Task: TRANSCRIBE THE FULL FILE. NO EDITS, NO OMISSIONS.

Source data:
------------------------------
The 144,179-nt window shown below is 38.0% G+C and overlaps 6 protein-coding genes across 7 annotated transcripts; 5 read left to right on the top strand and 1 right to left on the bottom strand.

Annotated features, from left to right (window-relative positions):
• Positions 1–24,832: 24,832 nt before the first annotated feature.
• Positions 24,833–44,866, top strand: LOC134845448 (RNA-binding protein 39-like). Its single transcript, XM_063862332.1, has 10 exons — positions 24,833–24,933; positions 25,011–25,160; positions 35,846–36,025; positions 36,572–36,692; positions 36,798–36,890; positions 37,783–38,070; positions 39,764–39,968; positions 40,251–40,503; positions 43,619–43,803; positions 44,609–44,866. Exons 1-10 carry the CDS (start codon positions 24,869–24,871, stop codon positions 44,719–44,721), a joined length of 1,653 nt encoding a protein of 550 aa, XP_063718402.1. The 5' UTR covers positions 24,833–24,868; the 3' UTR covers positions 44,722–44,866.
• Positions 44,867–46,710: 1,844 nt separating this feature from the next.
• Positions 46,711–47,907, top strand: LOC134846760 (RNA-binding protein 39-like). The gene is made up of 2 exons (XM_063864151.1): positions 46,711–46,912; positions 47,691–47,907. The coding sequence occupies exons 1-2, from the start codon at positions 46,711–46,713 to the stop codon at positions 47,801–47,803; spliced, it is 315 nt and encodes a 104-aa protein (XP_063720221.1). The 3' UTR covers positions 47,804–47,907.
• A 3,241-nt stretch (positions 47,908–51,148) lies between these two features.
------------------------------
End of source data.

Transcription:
The 144,179-nt window shown below is 38.0% G+C and overlaps 6 protein-coding genes across 7 annotated transcripts; 5 read left to right on the top strand and 1 right to left on the bottom strand.

Annotated features, from left to right (window-relative positions):
• Positions 1–24,832: 24,832 nt before the first annotated feature.
• Positions 24,833–44,866, top strand: LOC134845448 (RNA-binding protein 39-like). Its single transcript, XM_063862332.1, has 10 exons — positions 24,833–24,933; positions 25,011–25,160; positions 35,846–36,025; positions 36,572–36,692; positions 36,798–36,890; positions 37,783–38,070; positions 39,764–39,968; positions 40,251–40,503; positions 43,619–43,803; positions 44,609–44,866. Exons 1-10 carry the CDS (start codon positions 24,869–24,871, stop codon positions 44,719–44,721), a joined length of 1,653 nt encoding a protein of 550 aa, XP_063718402.1. The 5' UTR covers positions 24,833–24,868; the 3' UTR covers positions 44,722–44,866.
• Positions 44,867–46,710: 1,844 nt separating this feature from the next.
• Positions 46,711–47,907, top strand: LOC134846760 (RNA-binding protein 39-like). The gene is made up of 2 exons (XM_063864151.1): positions 46,711–46,912; positions 47,691–47,907. The coding sequence occupies exons 1-2, from the start codon at positions 46,711–46,713 to the stop codon at positions 47,801–47,803; spliced, it is 315 nt and encodes a 104-aa protein (XP_063720221.1). The 3' UTR covers positions 47,804–47,907.
• A 3,241-nt stretch (positions 47,908–51,148) lies between these two features.